Walking is one of my more highly favored meditative practices. It’s where I go to have a good think on something or process my work. I even enjoy music, a closely held passion, most on foot, when I can shoot my own accompanying artwork like home music videos. I’ve most recently taken to writing on foot, perhaps as dangerous as it sounds. Sometimes a line of poetry strikes with a step and scribe it for later I must. As I did with Boston, I am learning London on foot. As a cartographer map-making in motion, I familiarize myself with the foreign until I find comfort knowing how to walk home from Covent Garden or The Regent’s Park.
I run through Hyde Park like so many active Londoners and let my sweat fall upon my brow to mingle with the steady mist that rains from England’s billowy grey clouds, looking like great plumes of smoke and wisps of vaporized tears.
I move with vigor and full-bodied release, no matter how silly I may look, in movement classes I love and in humid clubs I try to enjoy.
“The legs are the workhorse of the body. Let them work for you. Let them move you,” offers my physical theatre tutor, Yorgos, as we run circles around a small West London studio. “Think down into the Earth. Put pleasure in your pelvis and let the legs move you. Forward, but down. Root yourself.” So invigorated and so released by such a delightful, slightly dirty demand, I last week threw myself wholeheartedly into a blindfold trust exercise. With seven people surrounding the perimeter of the studio space as protection against walls and furniture, six students would explore the space blindfolded, researching any movement that offers physical pleasure or release. I found this to be the juiciest, most thrilling and invigorating experience as I hurled myself around the room. Trust and comfort lied in me and my movement, as it does each and every day.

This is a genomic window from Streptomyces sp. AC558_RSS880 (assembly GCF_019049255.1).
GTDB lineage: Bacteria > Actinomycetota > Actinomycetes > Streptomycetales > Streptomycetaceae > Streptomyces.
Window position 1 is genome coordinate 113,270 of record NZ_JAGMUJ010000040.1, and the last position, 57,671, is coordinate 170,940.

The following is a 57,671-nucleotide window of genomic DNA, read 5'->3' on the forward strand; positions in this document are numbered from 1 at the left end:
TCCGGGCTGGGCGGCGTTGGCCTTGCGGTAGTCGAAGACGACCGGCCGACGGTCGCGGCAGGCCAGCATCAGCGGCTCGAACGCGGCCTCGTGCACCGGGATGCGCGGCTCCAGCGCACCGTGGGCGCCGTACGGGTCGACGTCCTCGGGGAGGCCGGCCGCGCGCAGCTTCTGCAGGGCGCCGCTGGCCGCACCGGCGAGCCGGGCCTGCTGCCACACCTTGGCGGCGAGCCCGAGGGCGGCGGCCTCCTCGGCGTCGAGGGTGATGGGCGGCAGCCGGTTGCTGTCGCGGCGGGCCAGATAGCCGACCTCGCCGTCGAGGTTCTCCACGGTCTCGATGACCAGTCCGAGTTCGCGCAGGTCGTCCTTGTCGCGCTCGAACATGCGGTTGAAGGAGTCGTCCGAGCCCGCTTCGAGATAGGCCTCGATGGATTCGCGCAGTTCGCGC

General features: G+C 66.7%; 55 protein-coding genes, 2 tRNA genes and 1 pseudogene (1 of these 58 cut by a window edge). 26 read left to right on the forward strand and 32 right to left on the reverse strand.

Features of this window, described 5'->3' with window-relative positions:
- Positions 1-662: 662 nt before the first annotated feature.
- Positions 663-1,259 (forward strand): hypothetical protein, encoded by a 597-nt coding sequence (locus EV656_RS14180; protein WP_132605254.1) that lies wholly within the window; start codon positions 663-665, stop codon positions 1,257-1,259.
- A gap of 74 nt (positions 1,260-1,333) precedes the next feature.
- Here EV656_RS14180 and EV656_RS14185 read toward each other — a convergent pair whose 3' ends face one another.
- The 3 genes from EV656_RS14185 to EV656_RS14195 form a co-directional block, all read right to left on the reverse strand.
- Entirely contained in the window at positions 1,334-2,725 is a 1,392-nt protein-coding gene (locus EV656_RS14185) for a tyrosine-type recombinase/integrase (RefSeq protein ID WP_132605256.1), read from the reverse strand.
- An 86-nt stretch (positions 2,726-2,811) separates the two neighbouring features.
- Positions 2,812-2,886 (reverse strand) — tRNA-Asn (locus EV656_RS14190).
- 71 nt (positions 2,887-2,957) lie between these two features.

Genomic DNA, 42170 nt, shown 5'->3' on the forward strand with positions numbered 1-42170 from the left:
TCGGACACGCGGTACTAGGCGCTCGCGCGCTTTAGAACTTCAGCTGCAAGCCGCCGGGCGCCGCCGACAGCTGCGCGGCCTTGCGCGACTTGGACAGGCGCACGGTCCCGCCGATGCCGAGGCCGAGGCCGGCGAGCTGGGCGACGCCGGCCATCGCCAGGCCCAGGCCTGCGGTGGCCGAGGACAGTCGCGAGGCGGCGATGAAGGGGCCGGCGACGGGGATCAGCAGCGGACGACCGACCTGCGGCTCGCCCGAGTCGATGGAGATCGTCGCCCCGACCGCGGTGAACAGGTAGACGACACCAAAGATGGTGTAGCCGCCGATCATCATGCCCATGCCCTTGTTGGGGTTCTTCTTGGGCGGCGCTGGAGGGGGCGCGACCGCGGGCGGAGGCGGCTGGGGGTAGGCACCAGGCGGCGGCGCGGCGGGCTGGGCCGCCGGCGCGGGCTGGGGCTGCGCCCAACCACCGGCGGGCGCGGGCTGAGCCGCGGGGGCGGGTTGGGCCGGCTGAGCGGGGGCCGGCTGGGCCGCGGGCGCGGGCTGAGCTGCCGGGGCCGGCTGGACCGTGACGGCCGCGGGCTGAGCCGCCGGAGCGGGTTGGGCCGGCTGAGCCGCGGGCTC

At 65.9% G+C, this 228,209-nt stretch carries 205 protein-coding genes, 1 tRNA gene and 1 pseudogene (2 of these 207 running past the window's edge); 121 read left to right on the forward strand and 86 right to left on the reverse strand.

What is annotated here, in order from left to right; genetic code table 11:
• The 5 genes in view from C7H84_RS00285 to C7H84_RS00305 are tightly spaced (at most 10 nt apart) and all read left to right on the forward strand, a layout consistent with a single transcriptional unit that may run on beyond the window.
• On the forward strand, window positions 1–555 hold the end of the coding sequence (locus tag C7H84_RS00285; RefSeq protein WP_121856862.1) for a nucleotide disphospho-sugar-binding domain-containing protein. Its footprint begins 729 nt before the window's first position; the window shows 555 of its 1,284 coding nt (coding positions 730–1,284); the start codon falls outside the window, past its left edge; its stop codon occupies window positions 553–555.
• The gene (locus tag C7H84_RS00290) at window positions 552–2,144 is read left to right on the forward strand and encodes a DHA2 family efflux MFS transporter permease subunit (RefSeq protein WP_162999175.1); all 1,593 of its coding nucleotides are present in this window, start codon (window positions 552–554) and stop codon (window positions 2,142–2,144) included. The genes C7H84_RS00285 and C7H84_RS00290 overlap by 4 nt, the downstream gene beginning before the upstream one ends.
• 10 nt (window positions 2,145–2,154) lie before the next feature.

This is one experience; if I know the body to be forever in motion, muscles tensing and relaxing, blood flowing, electrons firing, I am grateful to allow myself to be at one with all that inside me.
I once told the aforementioned tutor after another physical exercise, “I never considered myself a mover when I was younger.” I said the same two years ago to my brilliant BU movement professor Judith. I may look around in awe at my surroundings and my accomplishments, hearing David Byrne shouting, “well, how did I get here?” every time I visit Hyde Park, and yet, here I am. And I am still moving. And I will keep moving, for quite some time. As far as facts go, I think I am learning to relish this.
It is a relief from the unknown of the big, scary world at large, a world I so wish to share myself with, to know with each foot I lay upon this Earth—in stride, in sprint, or in two-step dance—I stake my claim to a home that is where the heart is, always entirely within me.